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Texas bills would force transgender facilities, ban counseling for unwanted gay attractions

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AUSTIN, Texas, January 29, 2019 (LifeSiteNews) – Democrats in the Texas legislature have introduced a series of bills creating multiple LGBT “protected classes,” forcing various private entities and religious groups to accommodate homosexuality and disregard gender differences, and forcing doctors to approve “gender transitions,” according to a social conservative group in the state.

Last week, Texas Values Action (TVA) alerted the public to the introduction of eight different bills across the state House and Senate. The primary purpose of these bills is to add “sexual orientation,” “gender identity,” and “gender expression” as protected classes under the state’s Civil Practices and Remedies, Labor, and Property Codes.

These would require businesses such as wedding vendors to provide artistic services to same-sex “marriages”; government contractors to endorse certain beliefs on sexuality and gender; homeless shelters, colleges, and universities to let gender-confused individuals sleep near members of the opposite sex; property owners to open sex-specific restrooms or showers to gender-confused members of the wrong sex; and employers to pay for same-sex spousal benefits – all regardless of whether the business or facility in question is religious or has a moral objection.

One of the bills also bans counseling meant to help patients overcome unwanted same-sex attraction, sometimes called “conversion” or “reparative” therapy. Another would formally repeal the state constitutional amendment defining marriage as the union of a man and woman, which has been legally inoperable since the Supreme Court forced all 50 states to recognize same-sex “marriage” in 2015.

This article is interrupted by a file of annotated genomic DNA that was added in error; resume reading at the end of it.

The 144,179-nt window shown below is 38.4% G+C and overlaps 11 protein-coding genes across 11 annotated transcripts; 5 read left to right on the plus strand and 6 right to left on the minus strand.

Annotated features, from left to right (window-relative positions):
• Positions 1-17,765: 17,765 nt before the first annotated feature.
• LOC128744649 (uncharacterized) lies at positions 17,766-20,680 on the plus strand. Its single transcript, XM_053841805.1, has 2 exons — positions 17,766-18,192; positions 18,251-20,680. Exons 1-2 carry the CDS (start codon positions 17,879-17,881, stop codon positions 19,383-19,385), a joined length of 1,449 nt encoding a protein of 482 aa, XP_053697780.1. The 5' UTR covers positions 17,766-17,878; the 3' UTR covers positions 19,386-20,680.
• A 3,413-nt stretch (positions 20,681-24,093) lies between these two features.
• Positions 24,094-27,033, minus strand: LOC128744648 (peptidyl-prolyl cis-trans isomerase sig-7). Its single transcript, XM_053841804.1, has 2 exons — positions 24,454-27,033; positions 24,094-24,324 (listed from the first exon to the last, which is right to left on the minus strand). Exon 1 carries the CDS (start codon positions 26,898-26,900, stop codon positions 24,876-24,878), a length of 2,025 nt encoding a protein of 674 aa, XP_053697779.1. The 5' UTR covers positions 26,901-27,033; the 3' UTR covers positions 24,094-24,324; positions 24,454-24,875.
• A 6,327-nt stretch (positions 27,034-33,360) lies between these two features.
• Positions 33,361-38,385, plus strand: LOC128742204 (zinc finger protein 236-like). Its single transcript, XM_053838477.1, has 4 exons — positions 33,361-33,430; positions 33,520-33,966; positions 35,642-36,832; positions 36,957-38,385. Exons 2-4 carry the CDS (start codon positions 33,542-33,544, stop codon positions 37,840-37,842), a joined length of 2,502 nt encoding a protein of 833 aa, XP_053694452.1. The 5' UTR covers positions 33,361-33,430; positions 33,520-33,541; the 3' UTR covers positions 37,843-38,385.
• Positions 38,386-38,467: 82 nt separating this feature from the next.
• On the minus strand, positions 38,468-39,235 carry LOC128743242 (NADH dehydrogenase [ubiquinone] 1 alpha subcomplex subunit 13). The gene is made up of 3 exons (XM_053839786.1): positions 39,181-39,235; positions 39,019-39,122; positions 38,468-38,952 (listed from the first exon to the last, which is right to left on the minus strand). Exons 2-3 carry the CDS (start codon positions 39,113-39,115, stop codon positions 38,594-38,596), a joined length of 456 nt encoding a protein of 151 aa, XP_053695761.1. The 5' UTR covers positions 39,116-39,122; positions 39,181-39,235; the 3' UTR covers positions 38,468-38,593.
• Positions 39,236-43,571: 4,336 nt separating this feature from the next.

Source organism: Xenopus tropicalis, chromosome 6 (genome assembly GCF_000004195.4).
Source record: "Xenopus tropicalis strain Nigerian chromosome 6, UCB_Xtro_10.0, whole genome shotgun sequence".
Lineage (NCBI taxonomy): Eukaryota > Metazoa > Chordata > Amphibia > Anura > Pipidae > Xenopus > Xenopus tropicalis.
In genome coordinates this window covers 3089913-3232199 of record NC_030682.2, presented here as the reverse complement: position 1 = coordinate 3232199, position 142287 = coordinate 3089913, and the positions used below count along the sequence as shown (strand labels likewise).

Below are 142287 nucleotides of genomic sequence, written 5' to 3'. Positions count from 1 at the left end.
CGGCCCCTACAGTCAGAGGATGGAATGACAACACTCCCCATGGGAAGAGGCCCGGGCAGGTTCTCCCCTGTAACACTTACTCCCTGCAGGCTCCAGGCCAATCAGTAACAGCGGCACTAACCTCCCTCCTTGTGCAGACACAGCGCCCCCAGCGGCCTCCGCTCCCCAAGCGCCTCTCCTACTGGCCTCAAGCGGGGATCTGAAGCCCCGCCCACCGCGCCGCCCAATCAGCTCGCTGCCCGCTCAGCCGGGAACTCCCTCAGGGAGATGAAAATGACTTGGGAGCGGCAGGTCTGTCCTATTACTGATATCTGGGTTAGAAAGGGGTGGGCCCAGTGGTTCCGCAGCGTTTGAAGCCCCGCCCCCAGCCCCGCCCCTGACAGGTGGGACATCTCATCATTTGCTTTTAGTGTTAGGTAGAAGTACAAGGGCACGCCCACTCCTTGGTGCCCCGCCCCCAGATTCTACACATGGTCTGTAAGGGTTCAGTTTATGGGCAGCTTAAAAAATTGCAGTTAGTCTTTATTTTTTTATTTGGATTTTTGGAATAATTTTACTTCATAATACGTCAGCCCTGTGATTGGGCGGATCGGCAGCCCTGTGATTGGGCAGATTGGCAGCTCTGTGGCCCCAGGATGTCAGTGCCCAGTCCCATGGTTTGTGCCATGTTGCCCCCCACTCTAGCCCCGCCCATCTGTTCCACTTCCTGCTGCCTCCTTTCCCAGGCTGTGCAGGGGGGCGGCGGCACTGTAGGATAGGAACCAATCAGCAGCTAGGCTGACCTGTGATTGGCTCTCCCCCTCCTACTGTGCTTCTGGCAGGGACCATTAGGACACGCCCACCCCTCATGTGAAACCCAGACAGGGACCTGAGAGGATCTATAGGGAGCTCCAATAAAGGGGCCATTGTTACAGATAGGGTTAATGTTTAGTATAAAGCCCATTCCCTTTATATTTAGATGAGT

“These ‘Ban the Bible’ bills at the Texas Legislature shock the conscience and must be stopped,” said Texas Values senior policy analyst Nicole Hudgens. “Creating more government control and threatening Christians with jail time or fines does not create a tolerant society.”

“Any inclusion of men in women’s private spaces is a gross violation of their privacy and safety,” said former Concerned Women for America of Texas state director Ann Hettinger. “It is the job of every legislator to protect Texas women and we strongly oppose these ‘Ban the Bible’ bills.”

Bans on helping people overcome unwanted same-sex attractions saw a number of successes at the state level last year, despite the stories of former homosexuals like Angel Colon – a survivor of the Pulse nightclub shooting – and Drew Berryessa. They say they want others currently struggling with unwanted same-sex attraction to have the same options that benefited them.

Others point out such therapy is voluntarily sought, and that those who want to leave the homosexual lifestyle deserve to be able to pursue those desires.

“While recovering in the hospital, I had time to reflect. I learned about forgiveness. Lord, I choose you,” Colon said in June at a rally opposing a failed California ban. “I want others to have the freedom to experience this.”

Last summer, the U.S. Supreme Court sided with Colorado baker Jack Phillips in his fight not to be forced to produce cakes for same-sex “weddings,” but did so based on state officials’ expressions of religious animus, leaving unresolved the question of a recognized right not to serve such events.

The Democrat-backed bills are unlikely to make it through Texas’ Republican-controlled legislature or, barring that, be signed by conservative Republican Gov. Greg Abbott.

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